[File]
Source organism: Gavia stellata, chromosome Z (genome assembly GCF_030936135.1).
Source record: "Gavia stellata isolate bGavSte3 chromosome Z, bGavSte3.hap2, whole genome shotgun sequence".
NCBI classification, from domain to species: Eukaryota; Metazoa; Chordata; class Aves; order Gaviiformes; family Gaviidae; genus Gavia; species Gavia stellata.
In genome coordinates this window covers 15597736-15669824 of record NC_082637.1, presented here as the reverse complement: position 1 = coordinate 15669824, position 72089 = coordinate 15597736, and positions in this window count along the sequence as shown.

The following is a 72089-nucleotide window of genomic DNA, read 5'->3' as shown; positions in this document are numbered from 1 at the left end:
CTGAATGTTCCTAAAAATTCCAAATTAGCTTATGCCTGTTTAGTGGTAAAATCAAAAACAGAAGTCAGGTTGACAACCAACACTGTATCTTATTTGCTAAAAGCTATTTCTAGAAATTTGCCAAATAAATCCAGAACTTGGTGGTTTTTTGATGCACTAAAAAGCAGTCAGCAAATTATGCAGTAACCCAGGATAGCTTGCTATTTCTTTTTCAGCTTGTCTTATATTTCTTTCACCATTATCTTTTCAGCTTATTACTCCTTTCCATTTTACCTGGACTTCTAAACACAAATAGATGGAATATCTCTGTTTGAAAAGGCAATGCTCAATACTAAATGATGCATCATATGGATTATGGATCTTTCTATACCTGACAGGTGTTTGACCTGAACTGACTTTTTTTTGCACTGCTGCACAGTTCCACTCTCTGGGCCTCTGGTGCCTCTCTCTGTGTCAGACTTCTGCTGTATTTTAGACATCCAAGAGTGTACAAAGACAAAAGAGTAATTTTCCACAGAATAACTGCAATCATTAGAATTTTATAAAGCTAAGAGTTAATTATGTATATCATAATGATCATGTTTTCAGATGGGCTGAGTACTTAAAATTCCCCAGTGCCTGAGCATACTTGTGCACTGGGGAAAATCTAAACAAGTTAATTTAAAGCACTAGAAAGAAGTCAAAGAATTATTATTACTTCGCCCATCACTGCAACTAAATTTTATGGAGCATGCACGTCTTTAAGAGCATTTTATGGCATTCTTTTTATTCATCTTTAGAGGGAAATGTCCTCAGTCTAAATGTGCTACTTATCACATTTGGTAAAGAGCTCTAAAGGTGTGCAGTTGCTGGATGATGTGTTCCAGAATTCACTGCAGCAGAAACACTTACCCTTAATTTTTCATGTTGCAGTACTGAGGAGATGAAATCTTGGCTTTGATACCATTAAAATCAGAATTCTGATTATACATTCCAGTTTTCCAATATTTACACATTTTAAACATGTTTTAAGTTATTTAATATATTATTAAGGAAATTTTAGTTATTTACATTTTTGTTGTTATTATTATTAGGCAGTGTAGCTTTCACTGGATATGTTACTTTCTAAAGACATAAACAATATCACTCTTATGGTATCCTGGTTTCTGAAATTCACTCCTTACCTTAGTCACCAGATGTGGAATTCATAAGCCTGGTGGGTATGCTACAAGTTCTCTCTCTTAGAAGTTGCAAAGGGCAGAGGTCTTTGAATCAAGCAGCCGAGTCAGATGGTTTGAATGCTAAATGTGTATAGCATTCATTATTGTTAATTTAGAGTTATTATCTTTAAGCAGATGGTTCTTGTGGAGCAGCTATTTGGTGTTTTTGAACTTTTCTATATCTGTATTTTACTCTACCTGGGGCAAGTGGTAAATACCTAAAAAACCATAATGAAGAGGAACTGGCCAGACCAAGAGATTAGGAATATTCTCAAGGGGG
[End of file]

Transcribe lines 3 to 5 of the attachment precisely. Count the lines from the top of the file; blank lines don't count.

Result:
NCBI classification, from domain to species: Eukaryota; Metazoa; Chordata; class Aves; order Gaviiformes; family Gaviidae; genus Gavia; species Gavia stellata.
In genome coordinates this window covers 15597736-15669824 of record NC_082637.1, presented here as the reverse complement: position 1 = coordinate 15669824, position 72089 = coordinate 15597736, and positions in this window count along the sequence as shown.

The following is a 72089-nucleotide window of genomic DNA, read 5'->3' as shown; positions in this document are numbered from 1 at the left end: